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This post is drawn from an article in June 2022 in Lawyers’ Daily.
Covid disrupted many aspects of prison life, making these places even more difficult than they already were. For example, during Covid visits were largely suspended, cutting prisoners off even more from family. Canada’s Correctional Investigator has documented many of these problems.
There is another, less well known area area where Covid also created additional problems, and that is parole. Lawyer Alison Craig explained that there is “currently a crisis with the federal correctional and parole systems” and that “federal offenders are staying in custody months or even years longer than they should.” At a time when there were complaints that overcrowding in prisons was producing high levels of Covid, we were keeping prisoners inside much longer than required or than than specified in law, at a huge cost to prisoners, their families and to Canadian taxpayers (every additional month in prison costs about $10,000).
Lack of access to programs
One main reason for the delay has to do with prisoners being required to take programs. Everyone sent to a federal penitentiary is given a correctional plan which usually includes “at least one major program that they’re told they have to complete” before being released. If an individual has not completed the program, their parole office will not support their release, which makes the granting of parole much less likely.
However when Covid hit, programming was cancelled, and CSC did not take steps to address the backlog that was created. “No video programs were implemented, no extra programing was implemented. Nothing was done to clear the backlog. Now everybody is reaching their eligibility dates, but they can’t get parole because they haven’t completed their program, and it’s happening to everybody,” said Craig, stressing that the situation is “infuriating.” (As previous posts have shown, even before Covid there were serious problems in prisoners having timely access to the programs necessary for parole. Covid only made these significantly worse).
CSC fails to respond
Craig sent an e-mail to Anne Kelly, the commissioner of the Correctional Service of Canada, stating her concerns with the parole programming delay, and noting many of her clients were long past their eligibility dates but were still being advised by prison parole officers to push back their parole hearings because their correctional plans were incomplete.
“The failure of CSC to make any accommodation has rendered the entire parole regime — which is prescribed by law — completely moot,” she wrote to Kelly.
The delays are not just affecting those already in prison, but those facing trial and plea bargains. “The first problem is that when we as lawyers are giving our clients advice about resolution positions and plea deals, the very first thing they [the client] always want to know is when they’ll be eligible for parole and when they’ll be able to go back to their family. None of that advice is accurate now, so even from the first stage when a person pleads guilty, this is now creating a problem because we can’t tell them they’re going to be getting parole when they’re eligible”.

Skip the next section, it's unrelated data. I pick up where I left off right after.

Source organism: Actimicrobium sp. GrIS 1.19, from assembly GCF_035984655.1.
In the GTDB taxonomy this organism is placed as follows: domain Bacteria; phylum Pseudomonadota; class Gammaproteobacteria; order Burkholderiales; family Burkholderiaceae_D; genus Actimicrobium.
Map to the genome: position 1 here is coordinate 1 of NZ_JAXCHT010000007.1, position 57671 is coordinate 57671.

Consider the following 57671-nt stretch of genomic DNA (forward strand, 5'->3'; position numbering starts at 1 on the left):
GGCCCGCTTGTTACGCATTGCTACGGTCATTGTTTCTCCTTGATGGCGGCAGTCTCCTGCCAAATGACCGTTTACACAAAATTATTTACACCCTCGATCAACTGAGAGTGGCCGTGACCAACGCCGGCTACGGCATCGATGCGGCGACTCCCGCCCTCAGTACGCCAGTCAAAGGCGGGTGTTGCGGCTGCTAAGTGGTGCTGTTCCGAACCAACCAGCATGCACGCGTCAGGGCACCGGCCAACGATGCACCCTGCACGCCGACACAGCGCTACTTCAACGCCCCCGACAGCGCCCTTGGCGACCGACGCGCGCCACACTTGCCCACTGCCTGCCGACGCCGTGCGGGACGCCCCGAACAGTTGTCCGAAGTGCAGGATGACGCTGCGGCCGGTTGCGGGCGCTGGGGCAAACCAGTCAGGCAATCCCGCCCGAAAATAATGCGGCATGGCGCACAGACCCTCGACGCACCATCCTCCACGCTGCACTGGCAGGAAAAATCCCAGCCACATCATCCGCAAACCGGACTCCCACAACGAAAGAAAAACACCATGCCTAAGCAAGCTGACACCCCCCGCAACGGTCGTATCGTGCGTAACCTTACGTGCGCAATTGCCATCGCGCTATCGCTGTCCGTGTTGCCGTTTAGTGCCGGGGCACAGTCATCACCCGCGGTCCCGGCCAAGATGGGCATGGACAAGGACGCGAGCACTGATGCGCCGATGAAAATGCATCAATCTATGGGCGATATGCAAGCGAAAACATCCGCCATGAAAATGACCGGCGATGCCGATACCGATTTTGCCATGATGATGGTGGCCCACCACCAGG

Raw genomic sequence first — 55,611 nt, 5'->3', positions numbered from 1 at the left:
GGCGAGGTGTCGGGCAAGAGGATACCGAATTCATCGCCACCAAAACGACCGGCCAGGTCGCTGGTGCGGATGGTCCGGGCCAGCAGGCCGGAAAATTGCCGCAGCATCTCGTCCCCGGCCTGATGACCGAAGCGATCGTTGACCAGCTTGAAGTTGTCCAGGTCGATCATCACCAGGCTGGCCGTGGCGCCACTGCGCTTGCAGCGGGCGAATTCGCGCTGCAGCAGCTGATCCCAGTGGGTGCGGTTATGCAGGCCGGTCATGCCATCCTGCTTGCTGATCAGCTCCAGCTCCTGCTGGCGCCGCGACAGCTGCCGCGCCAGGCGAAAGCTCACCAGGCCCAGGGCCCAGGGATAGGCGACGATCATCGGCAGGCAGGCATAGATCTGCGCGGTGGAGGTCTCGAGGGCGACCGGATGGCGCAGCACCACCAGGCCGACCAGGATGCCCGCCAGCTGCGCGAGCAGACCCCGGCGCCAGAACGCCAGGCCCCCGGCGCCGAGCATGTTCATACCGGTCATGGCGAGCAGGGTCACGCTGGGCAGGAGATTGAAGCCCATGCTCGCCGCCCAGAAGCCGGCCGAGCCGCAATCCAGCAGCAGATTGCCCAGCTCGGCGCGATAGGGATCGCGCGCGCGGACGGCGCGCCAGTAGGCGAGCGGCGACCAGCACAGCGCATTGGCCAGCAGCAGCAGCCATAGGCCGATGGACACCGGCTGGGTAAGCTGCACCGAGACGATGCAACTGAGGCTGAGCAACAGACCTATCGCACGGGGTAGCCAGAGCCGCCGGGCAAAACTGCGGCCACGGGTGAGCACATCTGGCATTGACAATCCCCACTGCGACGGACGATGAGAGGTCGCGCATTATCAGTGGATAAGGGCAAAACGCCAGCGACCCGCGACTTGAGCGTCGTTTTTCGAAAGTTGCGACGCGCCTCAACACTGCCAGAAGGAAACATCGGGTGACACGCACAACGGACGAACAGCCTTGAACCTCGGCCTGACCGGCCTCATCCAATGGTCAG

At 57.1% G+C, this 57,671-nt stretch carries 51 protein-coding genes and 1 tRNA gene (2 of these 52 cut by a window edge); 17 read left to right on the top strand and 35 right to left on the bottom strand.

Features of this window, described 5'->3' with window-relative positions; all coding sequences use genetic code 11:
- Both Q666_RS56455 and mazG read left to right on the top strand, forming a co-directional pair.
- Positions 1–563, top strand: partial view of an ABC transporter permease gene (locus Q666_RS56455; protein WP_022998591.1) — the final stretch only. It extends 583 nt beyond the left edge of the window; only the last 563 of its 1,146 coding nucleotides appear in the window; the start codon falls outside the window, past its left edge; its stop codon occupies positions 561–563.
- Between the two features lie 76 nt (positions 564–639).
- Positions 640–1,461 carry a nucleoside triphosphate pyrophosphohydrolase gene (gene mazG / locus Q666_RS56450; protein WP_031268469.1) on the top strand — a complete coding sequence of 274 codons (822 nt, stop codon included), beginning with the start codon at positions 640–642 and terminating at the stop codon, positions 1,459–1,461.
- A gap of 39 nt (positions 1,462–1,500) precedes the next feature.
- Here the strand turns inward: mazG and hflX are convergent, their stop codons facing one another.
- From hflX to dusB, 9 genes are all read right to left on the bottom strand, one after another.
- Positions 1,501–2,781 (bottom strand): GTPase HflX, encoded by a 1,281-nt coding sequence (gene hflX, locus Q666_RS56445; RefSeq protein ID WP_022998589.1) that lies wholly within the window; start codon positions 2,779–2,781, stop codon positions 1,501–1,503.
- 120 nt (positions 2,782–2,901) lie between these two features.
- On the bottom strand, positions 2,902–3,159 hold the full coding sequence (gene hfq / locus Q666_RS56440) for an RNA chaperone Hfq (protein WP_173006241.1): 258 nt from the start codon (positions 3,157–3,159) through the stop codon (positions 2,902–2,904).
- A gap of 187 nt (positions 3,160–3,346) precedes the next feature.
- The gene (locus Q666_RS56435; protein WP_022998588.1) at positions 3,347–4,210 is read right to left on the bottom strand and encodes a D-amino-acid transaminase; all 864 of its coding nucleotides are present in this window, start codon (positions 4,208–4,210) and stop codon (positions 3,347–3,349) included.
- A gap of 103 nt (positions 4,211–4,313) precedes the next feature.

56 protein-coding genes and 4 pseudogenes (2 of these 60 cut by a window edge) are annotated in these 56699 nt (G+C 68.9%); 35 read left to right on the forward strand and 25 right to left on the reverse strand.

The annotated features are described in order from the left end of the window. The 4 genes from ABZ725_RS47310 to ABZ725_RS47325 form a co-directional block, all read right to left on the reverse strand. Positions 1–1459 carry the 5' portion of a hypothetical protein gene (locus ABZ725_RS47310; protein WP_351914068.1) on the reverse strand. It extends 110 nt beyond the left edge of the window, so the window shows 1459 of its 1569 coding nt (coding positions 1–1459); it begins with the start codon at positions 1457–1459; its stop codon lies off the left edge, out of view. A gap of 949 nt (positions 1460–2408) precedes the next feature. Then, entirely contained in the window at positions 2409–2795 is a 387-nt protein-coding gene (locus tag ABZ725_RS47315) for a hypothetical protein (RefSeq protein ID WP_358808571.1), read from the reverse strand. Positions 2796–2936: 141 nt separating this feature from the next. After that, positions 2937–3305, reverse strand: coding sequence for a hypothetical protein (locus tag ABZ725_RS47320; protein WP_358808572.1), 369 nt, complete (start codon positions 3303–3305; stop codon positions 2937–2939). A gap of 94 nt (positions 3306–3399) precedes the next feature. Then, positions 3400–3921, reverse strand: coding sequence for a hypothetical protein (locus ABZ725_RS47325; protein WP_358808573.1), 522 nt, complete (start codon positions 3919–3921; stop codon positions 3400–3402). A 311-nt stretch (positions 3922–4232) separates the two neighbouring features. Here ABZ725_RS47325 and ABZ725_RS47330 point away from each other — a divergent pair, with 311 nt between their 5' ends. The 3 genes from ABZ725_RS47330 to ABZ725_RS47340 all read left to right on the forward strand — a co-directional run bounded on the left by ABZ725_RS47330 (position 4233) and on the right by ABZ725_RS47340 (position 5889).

Delays in parole could also affect recidivism. “When you’ve been in the penitentiary for four years, five years, six years, and the door is just opened and you’re kicked out, and your sentence is done and they say, ‘goodbye, good luck, sir.’ People have nothing there to support them… They don’t have anything to help them reintegrate, so it can also be a major factor in causing the criminogenic cycle to repeat,” she said, noting people released often have problems renting an apartment or finding a job after being in prison.
Craig believes there are two “obvious” solutions to the problem: 1) increase programing, and 2) provide video programming.
“As I understand it, there’s only still one class at a time being run, just like pre-pandemic levels. Increase that. Have two, or three, or four going on at the same time, so that the backlog can be cleared. If for whatever reason they see that as unfeasible because of COVID concerns and crowding, do them by video. We have video court… Why can you not have offenders doing this by video?” There is “absolutely no reason, other than a complete lack of care to bother doing it, that this cannot be done by video.”
Other lawyers agree
Another lawyer, Simon Borys in Kingston, had similar views. He said of some of his clients, “Even before they are convicted, they can do the calculations to figure out when they will be eligible for parole, if they know how much time they are getting. In my view, inmates have a legitimate expectation that if CSC prescribes something for them to do to prepare them for parole, then, in general, CSC will (or should) provide the opportunity to do that before their parole eligibility dates”.
“The fact that has proven to not be the case for many inmates over the past two years undermines inmate confidence in the fairness of the correctional system and, more broadly, the whole justice system”.
In Borys’ experience, the “inmates who most need the programs that CSC offers are often the most marginalized and disadvantaged (and often racialized or Indigenous as well).” The “failure to deliver programs in a timely manner contributes to marginalized people being less prepared for parole, being denied parole more frequently, spending longer in custody, eventually getting out of custody with less knowledge and skills to avoid coming back to prison, and, ultimately, being more likely to reoffend”.
Parole has a long record of success in Canada, despite occasional media outcries about it. It clearly works to improve, not diminish public safety. More data on parole is available in the annual Corrections and Conditional Release Statisical Overview, which shows the high success rate of this program.